The above-ground biomass at the end of the experiment revealed differences in the abundance of the dominant vegetation types, namely forbs and graminoids (Fig. 2), that was reflected by an overall significant functional type × treatment interaction (F2,29 = 6.7; P =0.008). In the droughted cores, forb biomass was 68% greater than in the controls (F1,9 = 5.5; P =0.047) while the opposite pattern was seen in graminoid biomass, which was 69% less in the droughted treatment (F1,9 = 6.03; P =0.040). Bryophyte biomass did not differ significantly (P =0.06) between treatments, although there was tendency for increased biomass in the droughted cores. The total above-ground biomass in droughted cores was 3.5 ± 0.7 g DW per core compared with 4.2 ± 0.2 g DW per core in the controls, but this was not significantly different. However, this appeared to be driven by a single droughted core which had greater biomass than the rest (6.0 g DW compared with a range of 2.1–3.8 g DW the other four cores). When this core was removed from analysis, mean total above-ground biomass was 2.9 g DW per core in the droughted treatment compared with 4.2 g DW per core in the controls (F1,8 = 10.2; P =0.015). We nevertheless retained this core in all future analyses.
The above-ground biomass reflected the amount of 13C fixed from the 13CO2 pulse (Fig. 3a). In the control cores, the mean total amount of 13C fixed by all plants was 10218 ± 3346 μg and in the droughted cores it was 7232 ± 3348 μg. There was a marginal functional type × drought interaction (F2,29 = 3.01; P =0.078), with graminoids tending to fix less 13C (4377 ± 2131 μg) in the droughted cores than in the controls (8662 ± 2863 μg). At the end of the pulse-chase period, the patterns in the amount of 13C remaining in the above-ground tissues of the different functional types remained broadly similar to the amounts of fixed 13C (Fig. 3b), with graminoids from the controls retaining the most 13C (overall significant effect of functional type; F2,29 = 12.9; P <0.001). The proportion of 13C initially fixed by the plants remaining in above-ground tissue was similar both between treatments and between forbs and graminoids, where c. 15% of the initial fixed 13C remained (Fig. 3c). By contrast, the 13C content of bryophytes, which fixed very little 13C during the 4 h labelling period, increased by over 100% at the end of the pulse-chase period; this was reflected by an overall significant effect of functional type on %13C remaining (F2,29 = 12.2; P =0.001). By the end of the pulse-chase period, the 13C remaining in above-ground biomass, expressed as a percentage of the 13C initially fixed, accounted for 14.7% in the controls and 18.9% in the droughted cores (Table 1). The quantity of 13C recovered in roots within the control cores was 5163 μg and in the droughted cores was 2997 μg, representing 66 and 30.8% of the initial amount of 13C fixed, respectively (Table 1). The amount of 13C recovered in bulk soil accounted for 22.8% in the controls and 35.8% in the droughted cores of that which was initially fixed (Table 1).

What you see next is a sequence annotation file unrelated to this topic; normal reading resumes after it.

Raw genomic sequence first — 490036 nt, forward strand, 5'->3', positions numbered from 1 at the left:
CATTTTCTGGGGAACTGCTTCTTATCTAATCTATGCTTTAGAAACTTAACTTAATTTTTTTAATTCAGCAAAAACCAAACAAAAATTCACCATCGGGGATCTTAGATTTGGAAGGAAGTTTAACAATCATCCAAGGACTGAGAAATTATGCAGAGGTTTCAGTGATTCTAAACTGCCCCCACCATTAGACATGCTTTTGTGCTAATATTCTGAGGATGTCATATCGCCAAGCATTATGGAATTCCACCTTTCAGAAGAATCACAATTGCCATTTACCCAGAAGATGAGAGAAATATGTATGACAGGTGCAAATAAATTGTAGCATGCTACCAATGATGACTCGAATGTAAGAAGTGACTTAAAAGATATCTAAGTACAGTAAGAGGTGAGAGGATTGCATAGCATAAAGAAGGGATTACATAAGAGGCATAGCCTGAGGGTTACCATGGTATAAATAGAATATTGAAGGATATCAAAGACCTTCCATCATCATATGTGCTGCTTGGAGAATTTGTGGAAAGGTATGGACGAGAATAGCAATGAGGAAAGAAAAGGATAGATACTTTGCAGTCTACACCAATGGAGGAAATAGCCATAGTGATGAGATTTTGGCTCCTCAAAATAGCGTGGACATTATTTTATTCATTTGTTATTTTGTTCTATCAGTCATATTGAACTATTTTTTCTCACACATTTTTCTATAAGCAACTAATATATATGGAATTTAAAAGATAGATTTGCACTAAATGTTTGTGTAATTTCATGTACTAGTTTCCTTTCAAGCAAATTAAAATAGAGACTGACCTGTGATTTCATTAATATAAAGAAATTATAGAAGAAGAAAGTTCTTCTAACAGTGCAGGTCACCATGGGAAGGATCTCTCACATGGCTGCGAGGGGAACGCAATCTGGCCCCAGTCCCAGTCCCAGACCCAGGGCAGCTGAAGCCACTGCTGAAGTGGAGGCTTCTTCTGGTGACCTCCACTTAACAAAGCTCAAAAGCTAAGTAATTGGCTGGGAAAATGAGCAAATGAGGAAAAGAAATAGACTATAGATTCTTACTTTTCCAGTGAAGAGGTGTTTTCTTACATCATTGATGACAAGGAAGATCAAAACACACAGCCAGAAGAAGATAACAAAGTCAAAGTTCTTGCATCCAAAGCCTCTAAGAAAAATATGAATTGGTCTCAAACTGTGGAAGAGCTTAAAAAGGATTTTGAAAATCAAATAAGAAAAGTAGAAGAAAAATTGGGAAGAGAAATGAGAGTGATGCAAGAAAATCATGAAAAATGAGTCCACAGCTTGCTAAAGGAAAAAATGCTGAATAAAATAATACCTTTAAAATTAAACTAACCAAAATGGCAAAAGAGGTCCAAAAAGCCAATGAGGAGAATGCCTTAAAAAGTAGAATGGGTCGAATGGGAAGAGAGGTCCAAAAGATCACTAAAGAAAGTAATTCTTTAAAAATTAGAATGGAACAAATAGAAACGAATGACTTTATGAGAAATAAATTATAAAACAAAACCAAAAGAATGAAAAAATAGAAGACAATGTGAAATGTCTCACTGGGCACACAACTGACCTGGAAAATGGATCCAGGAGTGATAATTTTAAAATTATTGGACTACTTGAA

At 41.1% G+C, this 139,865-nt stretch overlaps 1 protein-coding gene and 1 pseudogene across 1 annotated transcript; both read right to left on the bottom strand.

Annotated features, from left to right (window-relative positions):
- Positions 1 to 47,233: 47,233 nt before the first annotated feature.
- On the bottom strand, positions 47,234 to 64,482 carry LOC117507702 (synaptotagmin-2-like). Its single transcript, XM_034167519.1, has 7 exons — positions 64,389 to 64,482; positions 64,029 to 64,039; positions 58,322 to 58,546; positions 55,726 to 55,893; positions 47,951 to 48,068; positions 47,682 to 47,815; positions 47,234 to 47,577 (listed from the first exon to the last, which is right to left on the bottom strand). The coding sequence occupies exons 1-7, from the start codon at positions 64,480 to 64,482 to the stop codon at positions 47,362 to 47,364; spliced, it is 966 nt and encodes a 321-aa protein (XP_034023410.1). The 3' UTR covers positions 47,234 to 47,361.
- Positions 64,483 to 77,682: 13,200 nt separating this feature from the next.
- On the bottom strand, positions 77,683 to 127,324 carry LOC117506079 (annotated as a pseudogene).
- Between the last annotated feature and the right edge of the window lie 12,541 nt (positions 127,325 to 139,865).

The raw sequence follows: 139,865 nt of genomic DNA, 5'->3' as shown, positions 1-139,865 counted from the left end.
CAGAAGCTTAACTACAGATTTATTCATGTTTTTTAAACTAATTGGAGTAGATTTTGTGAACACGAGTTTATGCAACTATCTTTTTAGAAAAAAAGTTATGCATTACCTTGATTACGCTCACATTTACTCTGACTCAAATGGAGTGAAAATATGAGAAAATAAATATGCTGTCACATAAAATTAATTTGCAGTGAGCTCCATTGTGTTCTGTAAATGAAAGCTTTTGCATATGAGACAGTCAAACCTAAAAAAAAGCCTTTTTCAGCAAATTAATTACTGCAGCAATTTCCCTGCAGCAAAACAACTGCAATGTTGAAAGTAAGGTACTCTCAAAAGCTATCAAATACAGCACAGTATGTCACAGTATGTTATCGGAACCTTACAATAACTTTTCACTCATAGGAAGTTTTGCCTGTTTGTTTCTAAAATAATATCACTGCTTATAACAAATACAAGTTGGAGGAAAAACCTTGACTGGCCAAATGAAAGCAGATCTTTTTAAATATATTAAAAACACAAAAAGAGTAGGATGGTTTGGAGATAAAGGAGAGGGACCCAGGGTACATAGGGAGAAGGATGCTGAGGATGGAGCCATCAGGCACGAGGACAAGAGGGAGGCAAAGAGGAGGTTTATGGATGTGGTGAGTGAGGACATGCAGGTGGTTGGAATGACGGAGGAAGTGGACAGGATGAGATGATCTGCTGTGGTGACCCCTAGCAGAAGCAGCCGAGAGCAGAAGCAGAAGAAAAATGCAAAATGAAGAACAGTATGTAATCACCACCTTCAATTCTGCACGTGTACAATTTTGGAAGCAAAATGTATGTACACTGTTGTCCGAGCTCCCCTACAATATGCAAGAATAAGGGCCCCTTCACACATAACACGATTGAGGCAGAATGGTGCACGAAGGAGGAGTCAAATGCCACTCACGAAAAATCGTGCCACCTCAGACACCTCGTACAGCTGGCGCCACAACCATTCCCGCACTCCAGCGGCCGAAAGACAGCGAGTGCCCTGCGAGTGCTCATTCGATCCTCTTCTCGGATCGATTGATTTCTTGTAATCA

Table 1. Recovery of 13C expressed as total quantities (μg) and proportions (%) of 13C initially fixed by vegetation and subsequently recovered in plant, soil and gaseous pools and fluxes during a 5 d pulse-chase period of intact Nardus stricta snowbed cores subjected to two simulated drought events (± SEM)
Pool or flux
Quantities recovered (μg)
Recovery as a percentage of amount fixed (%)
DOC, dissolved organic carbon.
1517 ± 506
1059 ± 412
14.7 ± 1.1
18.9 ± 2.8
5163 ± 1979
2997 ± 2397
66.0 ± 20.3
30.8 ± 13.5
1776 ± 595
1641 ± 573
22.8 ± 8.8
35.8 ± 14.8
0.597 ± 0.15
0.256 ± 0.08
0.008 ± 0.001
0.006 ± 0.002
244 ± 40
35 ± 5.2
4.5 ± 1.7
1.5 ± 0.6
8700 ± 2912
5732 ± 2999
108 ± 30.1
87 ± 18.3